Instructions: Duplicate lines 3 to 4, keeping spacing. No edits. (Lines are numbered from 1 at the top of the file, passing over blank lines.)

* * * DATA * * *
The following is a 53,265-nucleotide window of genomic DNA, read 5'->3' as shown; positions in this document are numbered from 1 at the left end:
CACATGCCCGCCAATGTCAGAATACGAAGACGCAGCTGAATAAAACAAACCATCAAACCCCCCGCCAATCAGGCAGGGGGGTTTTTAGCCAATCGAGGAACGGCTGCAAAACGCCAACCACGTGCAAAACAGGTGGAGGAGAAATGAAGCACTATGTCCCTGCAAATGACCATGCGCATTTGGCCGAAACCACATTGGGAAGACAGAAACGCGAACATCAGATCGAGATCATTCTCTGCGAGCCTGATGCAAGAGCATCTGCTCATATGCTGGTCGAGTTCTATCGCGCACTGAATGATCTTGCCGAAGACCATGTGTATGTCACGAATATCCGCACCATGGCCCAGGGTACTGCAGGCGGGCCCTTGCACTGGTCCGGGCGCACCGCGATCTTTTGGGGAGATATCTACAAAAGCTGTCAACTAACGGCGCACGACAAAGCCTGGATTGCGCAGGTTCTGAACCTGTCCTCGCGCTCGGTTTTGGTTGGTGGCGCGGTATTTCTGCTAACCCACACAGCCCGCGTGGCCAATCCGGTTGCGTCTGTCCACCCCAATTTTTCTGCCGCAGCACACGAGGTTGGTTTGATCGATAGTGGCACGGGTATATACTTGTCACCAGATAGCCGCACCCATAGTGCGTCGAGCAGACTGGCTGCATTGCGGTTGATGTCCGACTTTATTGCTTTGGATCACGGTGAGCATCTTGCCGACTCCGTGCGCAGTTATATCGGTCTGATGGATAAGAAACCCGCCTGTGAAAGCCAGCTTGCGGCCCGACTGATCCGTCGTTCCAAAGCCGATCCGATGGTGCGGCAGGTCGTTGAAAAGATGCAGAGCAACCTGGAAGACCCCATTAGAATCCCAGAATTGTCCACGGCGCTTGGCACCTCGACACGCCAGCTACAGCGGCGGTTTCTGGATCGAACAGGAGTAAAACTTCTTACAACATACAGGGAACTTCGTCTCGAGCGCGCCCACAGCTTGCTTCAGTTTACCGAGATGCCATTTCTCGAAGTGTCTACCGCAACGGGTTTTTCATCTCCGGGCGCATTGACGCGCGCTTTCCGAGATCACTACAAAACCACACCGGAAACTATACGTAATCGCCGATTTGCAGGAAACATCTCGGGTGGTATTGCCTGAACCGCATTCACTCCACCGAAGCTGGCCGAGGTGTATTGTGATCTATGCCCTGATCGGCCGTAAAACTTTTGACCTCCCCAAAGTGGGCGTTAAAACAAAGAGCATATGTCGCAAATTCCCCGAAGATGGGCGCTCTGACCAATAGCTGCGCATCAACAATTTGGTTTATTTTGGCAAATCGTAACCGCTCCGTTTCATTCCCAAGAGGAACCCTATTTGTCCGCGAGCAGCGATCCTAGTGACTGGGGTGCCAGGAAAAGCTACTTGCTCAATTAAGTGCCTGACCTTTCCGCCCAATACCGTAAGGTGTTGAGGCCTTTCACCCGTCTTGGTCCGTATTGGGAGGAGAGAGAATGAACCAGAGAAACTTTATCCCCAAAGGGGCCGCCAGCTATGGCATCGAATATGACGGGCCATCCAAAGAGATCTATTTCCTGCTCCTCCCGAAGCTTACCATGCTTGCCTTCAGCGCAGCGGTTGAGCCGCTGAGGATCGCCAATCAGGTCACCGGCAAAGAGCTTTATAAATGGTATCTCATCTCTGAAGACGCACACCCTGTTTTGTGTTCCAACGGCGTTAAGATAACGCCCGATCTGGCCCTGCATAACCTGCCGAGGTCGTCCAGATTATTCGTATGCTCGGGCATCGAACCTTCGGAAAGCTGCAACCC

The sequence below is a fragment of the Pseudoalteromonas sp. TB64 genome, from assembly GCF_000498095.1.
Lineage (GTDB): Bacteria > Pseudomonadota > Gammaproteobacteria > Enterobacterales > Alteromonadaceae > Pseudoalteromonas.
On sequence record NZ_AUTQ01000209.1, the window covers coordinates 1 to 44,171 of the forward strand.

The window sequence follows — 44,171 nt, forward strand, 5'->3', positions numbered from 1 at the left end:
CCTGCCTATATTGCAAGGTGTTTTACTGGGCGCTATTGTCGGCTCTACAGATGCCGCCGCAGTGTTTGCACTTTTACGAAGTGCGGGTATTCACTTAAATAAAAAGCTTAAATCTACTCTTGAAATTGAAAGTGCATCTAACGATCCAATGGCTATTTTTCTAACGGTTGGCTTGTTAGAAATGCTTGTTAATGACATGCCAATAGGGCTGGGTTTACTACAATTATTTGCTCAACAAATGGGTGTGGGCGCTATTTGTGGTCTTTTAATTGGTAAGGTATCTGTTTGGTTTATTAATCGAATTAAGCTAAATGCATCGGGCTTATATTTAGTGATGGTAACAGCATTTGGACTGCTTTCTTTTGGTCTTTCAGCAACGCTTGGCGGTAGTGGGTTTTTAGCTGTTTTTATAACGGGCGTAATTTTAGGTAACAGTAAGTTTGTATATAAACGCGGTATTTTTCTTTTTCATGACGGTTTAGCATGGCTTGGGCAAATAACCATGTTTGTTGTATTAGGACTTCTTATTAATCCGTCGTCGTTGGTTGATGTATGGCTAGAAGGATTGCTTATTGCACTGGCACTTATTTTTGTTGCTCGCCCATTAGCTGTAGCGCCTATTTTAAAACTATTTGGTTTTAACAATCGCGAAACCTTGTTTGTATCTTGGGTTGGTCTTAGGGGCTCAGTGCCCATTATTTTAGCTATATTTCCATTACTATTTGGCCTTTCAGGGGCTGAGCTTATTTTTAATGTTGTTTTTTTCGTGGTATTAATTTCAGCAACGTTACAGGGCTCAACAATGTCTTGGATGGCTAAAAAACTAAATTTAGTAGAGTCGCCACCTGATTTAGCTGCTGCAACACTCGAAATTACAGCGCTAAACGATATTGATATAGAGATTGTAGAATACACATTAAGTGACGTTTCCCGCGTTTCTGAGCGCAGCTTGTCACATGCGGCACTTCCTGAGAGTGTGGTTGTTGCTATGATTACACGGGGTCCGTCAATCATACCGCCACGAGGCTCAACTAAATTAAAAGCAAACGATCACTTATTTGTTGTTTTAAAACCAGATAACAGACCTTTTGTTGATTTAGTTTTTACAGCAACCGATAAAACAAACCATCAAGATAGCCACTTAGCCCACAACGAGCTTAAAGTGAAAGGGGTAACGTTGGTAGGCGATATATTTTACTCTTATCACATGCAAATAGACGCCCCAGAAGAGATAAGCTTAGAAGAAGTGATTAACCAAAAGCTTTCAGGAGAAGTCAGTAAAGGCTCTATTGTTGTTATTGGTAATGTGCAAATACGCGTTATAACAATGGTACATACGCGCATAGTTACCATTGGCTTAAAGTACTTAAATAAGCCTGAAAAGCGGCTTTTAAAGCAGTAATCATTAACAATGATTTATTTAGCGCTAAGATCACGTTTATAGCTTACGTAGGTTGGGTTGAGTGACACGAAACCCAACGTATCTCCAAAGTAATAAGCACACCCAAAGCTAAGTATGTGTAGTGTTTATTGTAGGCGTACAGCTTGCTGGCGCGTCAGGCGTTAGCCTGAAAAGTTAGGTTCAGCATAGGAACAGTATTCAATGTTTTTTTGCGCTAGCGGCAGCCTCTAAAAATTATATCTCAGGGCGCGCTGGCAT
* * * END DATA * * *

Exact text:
The sequence below is a fragment of the Pseudoalteromonas sp. TB64 genome, from assembly GCF_000498095.1.
Lineage (GTDB): Bacteria > Pseudomonadota > Gammaproteobacteria > Enterobacterales > Alteromonadaceae > Pseudoalteromonas.